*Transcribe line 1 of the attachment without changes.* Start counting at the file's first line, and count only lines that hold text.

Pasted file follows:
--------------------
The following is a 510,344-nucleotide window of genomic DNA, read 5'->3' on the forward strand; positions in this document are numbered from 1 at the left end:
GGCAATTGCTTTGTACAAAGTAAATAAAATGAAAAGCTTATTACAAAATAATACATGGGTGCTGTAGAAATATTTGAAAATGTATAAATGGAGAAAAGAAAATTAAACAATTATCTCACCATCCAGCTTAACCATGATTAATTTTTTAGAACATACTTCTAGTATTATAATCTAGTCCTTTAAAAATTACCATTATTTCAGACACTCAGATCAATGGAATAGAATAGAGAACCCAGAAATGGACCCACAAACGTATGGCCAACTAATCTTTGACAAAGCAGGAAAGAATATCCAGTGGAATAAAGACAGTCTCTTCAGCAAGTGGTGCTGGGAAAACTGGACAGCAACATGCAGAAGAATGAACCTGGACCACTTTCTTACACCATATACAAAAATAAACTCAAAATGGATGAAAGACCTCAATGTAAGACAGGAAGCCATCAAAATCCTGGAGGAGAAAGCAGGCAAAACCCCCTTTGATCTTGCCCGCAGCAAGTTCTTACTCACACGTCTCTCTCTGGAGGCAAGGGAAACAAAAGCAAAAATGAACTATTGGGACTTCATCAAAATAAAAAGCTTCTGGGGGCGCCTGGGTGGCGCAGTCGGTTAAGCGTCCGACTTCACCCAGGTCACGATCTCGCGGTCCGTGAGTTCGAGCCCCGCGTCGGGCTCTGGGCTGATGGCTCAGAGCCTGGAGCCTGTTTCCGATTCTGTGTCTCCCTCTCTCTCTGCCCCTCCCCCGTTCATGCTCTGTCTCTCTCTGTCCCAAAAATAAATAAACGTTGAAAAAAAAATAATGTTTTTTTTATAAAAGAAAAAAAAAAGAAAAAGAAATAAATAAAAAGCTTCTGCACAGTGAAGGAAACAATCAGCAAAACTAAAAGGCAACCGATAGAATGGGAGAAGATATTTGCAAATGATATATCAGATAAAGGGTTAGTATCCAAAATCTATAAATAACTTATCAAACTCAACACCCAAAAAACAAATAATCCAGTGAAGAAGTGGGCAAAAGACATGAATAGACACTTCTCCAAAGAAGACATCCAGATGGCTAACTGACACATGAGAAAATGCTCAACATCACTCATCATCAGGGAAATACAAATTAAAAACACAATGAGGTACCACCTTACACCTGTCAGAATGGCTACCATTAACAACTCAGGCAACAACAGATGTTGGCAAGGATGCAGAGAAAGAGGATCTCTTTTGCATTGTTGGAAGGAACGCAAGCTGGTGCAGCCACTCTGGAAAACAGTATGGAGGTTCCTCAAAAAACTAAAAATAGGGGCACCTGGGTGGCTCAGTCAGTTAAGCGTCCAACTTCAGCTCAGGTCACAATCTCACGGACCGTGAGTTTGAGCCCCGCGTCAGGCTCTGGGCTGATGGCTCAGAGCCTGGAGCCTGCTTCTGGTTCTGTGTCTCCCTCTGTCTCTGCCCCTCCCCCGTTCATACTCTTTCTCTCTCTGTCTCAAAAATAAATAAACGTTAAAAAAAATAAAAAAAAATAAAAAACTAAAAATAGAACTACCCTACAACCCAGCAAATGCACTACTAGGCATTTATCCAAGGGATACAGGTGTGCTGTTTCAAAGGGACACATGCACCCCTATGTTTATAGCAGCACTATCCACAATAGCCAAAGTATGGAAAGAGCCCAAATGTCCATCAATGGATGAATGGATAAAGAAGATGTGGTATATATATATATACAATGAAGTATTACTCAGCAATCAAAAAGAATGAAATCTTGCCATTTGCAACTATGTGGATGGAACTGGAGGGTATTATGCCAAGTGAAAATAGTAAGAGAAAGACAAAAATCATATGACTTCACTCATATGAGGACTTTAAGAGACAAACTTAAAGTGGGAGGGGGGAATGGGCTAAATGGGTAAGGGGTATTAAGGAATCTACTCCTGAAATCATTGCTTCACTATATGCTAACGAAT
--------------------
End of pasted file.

The following is a 510,344-nucleotide window of genomic DNA, read 5'->3' on the forward strand; positions in this document are numbered from 1 at the left end: